Late last night word came down from President Obama that the world's most famous terrorist had finally been killed. Thousands across the United States gathered in places like Times Square, Boston Commons, Ground Zero and outside the White House to celebrate the death of Osama Bin Laden, which was kind of a strange event since everyone was using their most spirited post-Superbowl win chants to indicate their happiness over one man's murder. Sure, this was a man who murdered thousands of innocent people as leader of the Al Queda terrorist organization (and certainly deserved his fate), but it still seemed odd to find folks dancing in the streets. Young folks, too, some of whom were only babies when the 9/11 attacks took place.
Almost immediately the Hollywood trades began discussing the eventual Bin Laden movie. It's fairly safe to say that, as we speak, several industry professionals are using all of their contacts and connections to piece together yesterday's events in order to turn it into the next big blockbuster. The Hollywood Reporter was first out of the gate with news that Hurt Locker director Katherine Bigelow and writer Mark Boal were debating the next steps on their already-in-the-works movie, Kill Bin Laden, which tracks the botched attempt to assassinate the terrorist back in 2001.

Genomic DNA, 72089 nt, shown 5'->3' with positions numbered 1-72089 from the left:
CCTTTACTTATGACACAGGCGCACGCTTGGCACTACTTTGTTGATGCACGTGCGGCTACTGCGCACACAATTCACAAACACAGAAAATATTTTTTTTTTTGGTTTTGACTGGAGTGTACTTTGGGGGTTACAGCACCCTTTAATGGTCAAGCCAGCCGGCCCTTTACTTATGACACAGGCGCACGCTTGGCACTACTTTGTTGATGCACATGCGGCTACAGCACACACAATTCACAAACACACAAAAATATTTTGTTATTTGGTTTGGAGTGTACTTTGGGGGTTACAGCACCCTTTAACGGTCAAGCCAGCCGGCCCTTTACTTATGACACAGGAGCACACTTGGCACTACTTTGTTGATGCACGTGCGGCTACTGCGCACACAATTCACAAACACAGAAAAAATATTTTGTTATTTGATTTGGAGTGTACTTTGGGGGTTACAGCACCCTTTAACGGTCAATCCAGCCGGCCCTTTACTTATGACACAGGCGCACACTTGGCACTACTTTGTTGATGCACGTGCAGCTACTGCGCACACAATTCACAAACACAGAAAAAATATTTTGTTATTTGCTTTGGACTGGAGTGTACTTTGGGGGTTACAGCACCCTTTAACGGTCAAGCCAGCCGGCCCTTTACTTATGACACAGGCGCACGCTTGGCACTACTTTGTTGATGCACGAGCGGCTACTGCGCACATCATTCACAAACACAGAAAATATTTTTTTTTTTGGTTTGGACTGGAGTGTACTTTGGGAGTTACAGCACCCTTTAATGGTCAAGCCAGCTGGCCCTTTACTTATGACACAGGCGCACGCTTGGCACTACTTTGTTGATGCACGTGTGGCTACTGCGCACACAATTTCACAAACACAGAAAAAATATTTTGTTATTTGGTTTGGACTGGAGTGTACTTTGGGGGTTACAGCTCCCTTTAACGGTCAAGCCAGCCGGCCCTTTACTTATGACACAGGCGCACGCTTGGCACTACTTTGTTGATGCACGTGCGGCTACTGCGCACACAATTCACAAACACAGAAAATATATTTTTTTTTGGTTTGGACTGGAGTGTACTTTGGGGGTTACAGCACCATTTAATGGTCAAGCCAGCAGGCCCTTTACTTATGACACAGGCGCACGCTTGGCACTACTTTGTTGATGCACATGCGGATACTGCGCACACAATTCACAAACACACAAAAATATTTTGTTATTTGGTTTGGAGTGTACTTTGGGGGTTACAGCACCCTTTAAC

Chances are Bigelow and Boal will re-tool their movie and possibly refocus it so that it tracks either both attempts to kill Bin Laden, or just the most recent one. Meanwhile, a memoir about the elite Navy Seal group that killed Bin Laden has attracted some heat. Seal Team Six is an elite group of Navy Seals who are sent in for the real important missions, and this memoir is from one of their members.
No, this isn't from someone who was there during the Bin Laden raid; it's from a retired member who fought as a Seal during the first Gulf War and the Somalia conflict. Still, though, considering he was part of the same team that killed Bin Laden -- and that this book will reveal a lot about who these guys are and what sort of top-secret training they undergo -- one expects this book to be in high demand.
In today's Daily Discussion, we want to know what you think about the eventual Bin Laden murder movie. How would you like to see this event covered on the big screen? And who would do the best job with the material?